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Article
Publication date: 5 May 2020

Syed Hasanat Shah, Hafsa Hasnat and Delpachitra Sarath

Pakistan suffered with the menace of terrorism for long and become a front line state in the “War on Terror”. Terrorism shattered Pakistan economy and rendered her…

Abstract

Purpose

Pakistan suffered with the menace of terrorism for long and become a front line state in the “War on Terror”. Terrorism shattered Pakistan economy and rendered her external sector vulnerable to instability and uncertainties.

Design/methodology/approach

Therefore, using system generalized method of moment (GMM), this paper investigates the impact of foreign direct investment (FDI) on exports, imports and trade deficit in the face of unabated terrorism in Pakistan.

Findings

The findings of the paper suggest that as terrorism in Pakistan increased, FDI contribution to Pakistan exports decreased while FDI contribution to Pakistan imports significantly increased. Terrorism also disrupted the chain of local production and increased Pakistan reliance on imports. Thus terrorism widened Pakistan trade deficit of Pakistan and expose Pakistan to external imbalances.

Originality/value

Despite rise in organized acts of terrorism and its adverse impact on various departments of economy, hardly any study bothers to check its impact on trade and investment nexus. This is the first study of its nature that looks deep down to understand how terrorism affects the relation of major economic variables.

Details

Journal of Economic Studies, vol. 47 no. 5
Type: Research Article
ISSN: 0144-3585

Keywords

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Article
Publication date: 14 November 2016

Yen Hoang Bui, Delpachitra Sarath and Abdullahi D. Ahmed

The purpose of this paper is to measure efficiency of superannuation funds using data envelopment analysis (DEA), using data related to financial performance of…

Abstract

Purpose

The purpose of this paper is to measure efficiency of superannuation funds using data envelopment analysis (DEA), using data related to financial performance of superannuation funds. The sample comprises 183 superannuation funds covering approximately 79 per cent of the 231 largest Australian Prudential Regulation Authority (APRA)-regulated funds in 2012. The research covers a period of seven years from 2005 to 2012. The results indicate that most Australian superannuation funds are inefficient relative to the benchmark efficiency frontier based on efficient funds. The findings emphasise the importance of improving the efficiency of Australian superannuation funds by reducing overall fund expenses to narrow the gap in performance between efficient and inefficient funds.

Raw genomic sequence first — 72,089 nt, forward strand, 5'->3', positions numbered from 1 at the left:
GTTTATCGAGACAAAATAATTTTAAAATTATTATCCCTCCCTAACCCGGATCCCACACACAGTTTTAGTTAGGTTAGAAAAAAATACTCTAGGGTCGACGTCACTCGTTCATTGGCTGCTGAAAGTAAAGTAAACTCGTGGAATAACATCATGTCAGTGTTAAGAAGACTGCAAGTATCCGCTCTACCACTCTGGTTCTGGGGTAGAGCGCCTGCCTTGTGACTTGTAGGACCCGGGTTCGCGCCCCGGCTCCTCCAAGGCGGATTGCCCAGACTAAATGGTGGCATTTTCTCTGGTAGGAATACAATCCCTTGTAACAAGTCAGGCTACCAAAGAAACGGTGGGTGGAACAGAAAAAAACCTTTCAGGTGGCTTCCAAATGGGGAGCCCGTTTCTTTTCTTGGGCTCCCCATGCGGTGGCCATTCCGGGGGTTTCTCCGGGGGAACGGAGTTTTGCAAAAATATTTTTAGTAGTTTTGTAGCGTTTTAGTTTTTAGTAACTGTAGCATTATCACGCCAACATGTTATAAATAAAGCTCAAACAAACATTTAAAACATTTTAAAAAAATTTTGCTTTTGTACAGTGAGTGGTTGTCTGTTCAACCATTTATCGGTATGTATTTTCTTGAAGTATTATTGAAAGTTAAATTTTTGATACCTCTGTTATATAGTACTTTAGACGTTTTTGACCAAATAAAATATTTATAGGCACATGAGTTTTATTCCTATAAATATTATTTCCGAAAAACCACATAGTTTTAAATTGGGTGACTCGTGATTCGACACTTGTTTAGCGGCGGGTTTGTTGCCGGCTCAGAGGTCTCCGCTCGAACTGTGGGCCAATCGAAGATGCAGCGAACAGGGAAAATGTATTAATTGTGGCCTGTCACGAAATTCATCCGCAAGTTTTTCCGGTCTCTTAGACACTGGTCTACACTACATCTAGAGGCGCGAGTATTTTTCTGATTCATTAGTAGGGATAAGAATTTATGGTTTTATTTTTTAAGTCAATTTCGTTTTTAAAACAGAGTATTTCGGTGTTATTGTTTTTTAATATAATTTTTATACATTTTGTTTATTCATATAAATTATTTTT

Design/methodology/approach

This study aims to contribute to policy, theory and practice in several dimensions. Member protection and the efficiency of the superannuation system are topical issues (Donald, 2009). Despite its importance from a regulatory point of view, efficiency has only been discussed in relation to operational issues such as managing agency relationships, fees and charges, investment return or economies of scale. The relative efficiency of the Australian superannuation system from an economic productivity perspective has rarely been examined, except for a study by Njie (2006), where the Malmquist productivity DEA technique was used to measure the efficiency of Australia’s retirement income system.

Findings

Most inefficient funds had very low efficiency scores and were fell into the lower quintiles such as Quintiles 4 (scored 0.200-0.399) and 5 (scored 0.001-0.199). Consequently, input reduction targets were significantly higher for these two quintiles. Similarly, input reduction targets were high under the period DEA estimates. In order to be comparatively efficient, Quintile 4 funds were required to reduce total expenses by 75 per cent (−0.754) and volatility of return by 80 per cent (−0.801). Similarly, Quintile 5 funds needed to reduce total expenses by, on average, 83 per cent (−0.824) and volatility of return by 89 per cent (−0.894).

Research limitations/implications

As in other empirical research, this study also depended heavily on the data collected from the secondary sources such as APRA database and other financial reports. The issues of measurement errors in data sources such as APRA database are well documented (see, e.g. Cummins, 2012). This issue needs the attention of future research on the efficiency of superannuation funds.

Practical implications

The findings on individual year DEA estimates indicate that most funds were inefficient due to high expenses. Therefore, mandatory disclosure of fees and charges in a comparable manner may be necessary to justify fee payments and to address transparency and accountability issues, which are critical issues identified by the Cooper Review and the academic literature (Australian Government, 2014; Cooper et al., 2010; Gallery and Gallery, 2006).

Social implications

The issue of Australian superannuation funds concentrating the majority of fund assets in highly volatile investment vehicles such as the share markets has been in the spotlight in the aftermath of the global financial crisis. There have been proposals to better diversify superannuation assets in other asset classes (Cooper et al., 2010).

Originality/value